Much of my research presented here has been in developing novel levitated systems for the studies in macroscopic quantum mechanics, nano-thermodynamics and metrology.
Ion trapping technology is over 50 years old. Whereby oscillating electric fields are used to generate a potential well, in which charged particles can be trapped. This technology is being used for quantum computers to trap atomic ions and in mass spectrometers, to name a few. We are interested in using this technology to levitate charged microspheres for studies in nano-thermodynamics and as a stochastic simulator.
State Control and State Preparation
When light is focussed using lenses or mirrors, it generates an intense focal spot. In this spot, dielectric particles can be trapped. Just like the tractor beam in star trek! Except here, instead of starships, we are trapping microscopic particles with diameters of 40 nm – 300 nm. This technique of optically trapping objects is known as Optical Tweezers.
Optical tweezers has shown great advancement in recent decades specifically in the study of biological sciences. Such optical tweezers, trap particles in solution. The field of levitated optomechanics is interested in regime of when a single photons couple to the mechanical motion (i.e. x, y, z motion) levitated particle. For this the trapping is done in vacuum In the aimof generating and studying macroscopic quantum systems.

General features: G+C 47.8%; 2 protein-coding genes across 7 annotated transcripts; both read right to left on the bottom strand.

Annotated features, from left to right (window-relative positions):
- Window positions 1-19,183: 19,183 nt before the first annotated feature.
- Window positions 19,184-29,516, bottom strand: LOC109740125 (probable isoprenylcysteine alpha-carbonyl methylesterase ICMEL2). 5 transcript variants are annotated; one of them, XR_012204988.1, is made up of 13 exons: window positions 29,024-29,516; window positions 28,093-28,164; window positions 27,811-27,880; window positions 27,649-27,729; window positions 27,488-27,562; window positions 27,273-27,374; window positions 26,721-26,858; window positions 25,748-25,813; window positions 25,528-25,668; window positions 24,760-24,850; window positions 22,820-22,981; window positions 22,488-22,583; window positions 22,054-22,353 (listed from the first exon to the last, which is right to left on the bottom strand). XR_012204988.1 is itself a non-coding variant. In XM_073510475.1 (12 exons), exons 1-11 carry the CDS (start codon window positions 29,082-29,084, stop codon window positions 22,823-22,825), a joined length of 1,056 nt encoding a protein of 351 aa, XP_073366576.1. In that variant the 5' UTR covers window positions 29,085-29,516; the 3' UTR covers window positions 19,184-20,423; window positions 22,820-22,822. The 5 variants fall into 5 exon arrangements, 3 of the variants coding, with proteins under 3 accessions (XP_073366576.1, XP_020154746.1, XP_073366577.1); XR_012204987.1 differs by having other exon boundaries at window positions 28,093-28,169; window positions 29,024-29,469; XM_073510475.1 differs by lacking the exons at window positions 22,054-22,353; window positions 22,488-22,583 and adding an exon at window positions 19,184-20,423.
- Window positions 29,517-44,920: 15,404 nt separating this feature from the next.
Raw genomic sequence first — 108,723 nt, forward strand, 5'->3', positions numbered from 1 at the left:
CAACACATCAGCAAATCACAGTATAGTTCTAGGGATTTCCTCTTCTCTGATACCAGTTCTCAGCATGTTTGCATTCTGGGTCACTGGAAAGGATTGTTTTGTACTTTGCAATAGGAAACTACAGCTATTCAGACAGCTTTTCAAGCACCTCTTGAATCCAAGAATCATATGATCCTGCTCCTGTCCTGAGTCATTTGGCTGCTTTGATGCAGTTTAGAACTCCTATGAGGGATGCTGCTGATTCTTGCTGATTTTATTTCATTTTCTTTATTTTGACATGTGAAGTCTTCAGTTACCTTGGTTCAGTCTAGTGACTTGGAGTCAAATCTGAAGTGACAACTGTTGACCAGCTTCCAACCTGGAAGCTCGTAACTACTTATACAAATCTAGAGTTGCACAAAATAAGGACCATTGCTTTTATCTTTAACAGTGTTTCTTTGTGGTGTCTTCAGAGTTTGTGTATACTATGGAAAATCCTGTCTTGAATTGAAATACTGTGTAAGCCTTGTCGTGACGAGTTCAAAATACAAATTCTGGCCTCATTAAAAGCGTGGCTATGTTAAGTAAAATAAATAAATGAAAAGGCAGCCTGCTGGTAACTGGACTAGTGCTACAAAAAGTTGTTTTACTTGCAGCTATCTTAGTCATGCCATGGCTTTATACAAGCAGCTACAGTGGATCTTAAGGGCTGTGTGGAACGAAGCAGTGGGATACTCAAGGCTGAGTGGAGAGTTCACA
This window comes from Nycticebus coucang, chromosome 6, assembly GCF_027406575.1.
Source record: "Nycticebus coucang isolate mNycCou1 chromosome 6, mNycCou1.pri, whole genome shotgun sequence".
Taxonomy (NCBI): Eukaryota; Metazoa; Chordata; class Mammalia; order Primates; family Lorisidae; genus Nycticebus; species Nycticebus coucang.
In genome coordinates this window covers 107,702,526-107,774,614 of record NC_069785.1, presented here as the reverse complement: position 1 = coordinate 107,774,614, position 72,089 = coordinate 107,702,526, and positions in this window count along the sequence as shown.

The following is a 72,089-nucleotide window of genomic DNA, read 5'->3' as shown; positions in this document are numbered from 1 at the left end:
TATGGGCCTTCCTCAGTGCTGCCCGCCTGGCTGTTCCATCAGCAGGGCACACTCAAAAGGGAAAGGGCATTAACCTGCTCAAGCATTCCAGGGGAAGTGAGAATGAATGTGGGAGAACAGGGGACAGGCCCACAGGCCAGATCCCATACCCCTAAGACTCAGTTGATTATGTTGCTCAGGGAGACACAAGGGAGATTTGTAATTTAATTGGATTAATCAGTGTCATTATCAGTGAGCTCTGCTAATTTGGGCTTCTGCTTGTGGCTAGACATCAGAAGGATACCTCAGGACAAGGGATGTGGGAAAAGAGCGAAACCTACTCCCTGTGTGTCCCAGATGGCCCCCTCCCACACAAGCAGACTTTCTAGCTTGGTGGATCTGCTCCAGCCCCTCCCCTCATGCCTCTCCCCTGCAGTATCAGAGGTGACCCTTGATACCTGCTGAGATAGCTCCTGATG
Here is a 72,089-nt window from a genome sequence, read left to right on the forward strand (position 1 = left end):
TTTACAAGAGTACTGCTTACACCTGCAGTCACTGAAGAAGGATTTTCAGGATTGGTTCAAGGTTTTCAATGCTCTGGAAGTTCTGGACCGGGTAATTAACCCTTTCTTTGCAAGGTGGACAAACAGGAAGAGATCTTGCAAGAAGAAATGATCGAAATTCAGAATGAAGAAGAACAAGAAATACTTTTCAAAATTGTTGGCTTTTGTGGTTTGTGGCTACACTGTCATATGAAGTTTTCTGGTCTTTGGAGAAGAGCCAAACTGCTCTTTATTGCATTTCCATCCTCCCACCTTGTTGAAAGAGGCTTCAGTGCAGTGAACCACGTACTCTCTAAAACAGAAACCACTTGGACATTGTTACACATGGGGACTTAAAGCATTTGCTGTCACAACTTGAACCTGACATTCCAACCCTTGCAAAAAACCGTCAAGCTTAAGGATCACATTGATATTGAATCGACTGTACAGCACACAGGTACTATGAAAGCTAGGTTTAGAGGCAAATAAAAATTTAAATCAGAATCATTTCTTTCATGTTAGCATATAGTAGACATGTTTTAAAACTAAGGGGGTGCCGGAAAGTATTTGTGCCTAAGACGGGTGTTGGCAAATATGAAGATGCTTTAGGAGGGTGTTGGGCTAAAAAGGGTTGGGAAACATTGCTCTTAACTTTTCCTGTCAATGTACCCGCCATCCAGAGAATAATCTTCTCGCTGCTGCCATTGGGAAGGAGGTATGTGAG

Specifically, we utalised the paraboloidal mirrors to trap silica nanoparticles. We were able to utalise cool nanoaprticles down to a few mK center of mass temperatures as well as carry out squeezing and Wigner reconstruction.
Ultra-Weak Force Sensing
What happens when you levitate an object, the shape of which you do not know? It turns out the very physics that enables rotation of rigid bodies in levitated optomechanics is also senstive to the shape or specifically the anistropy of the object.
Giving rise to rich spectrum. We showed that by meticulously analysing the motional spectrum of the trapped nanoparticle you can determine its anistropy. Using this we were also able to identify novel rotional dyanmics such as precession and nutation motions that a rotating object undergoes due to optical torques.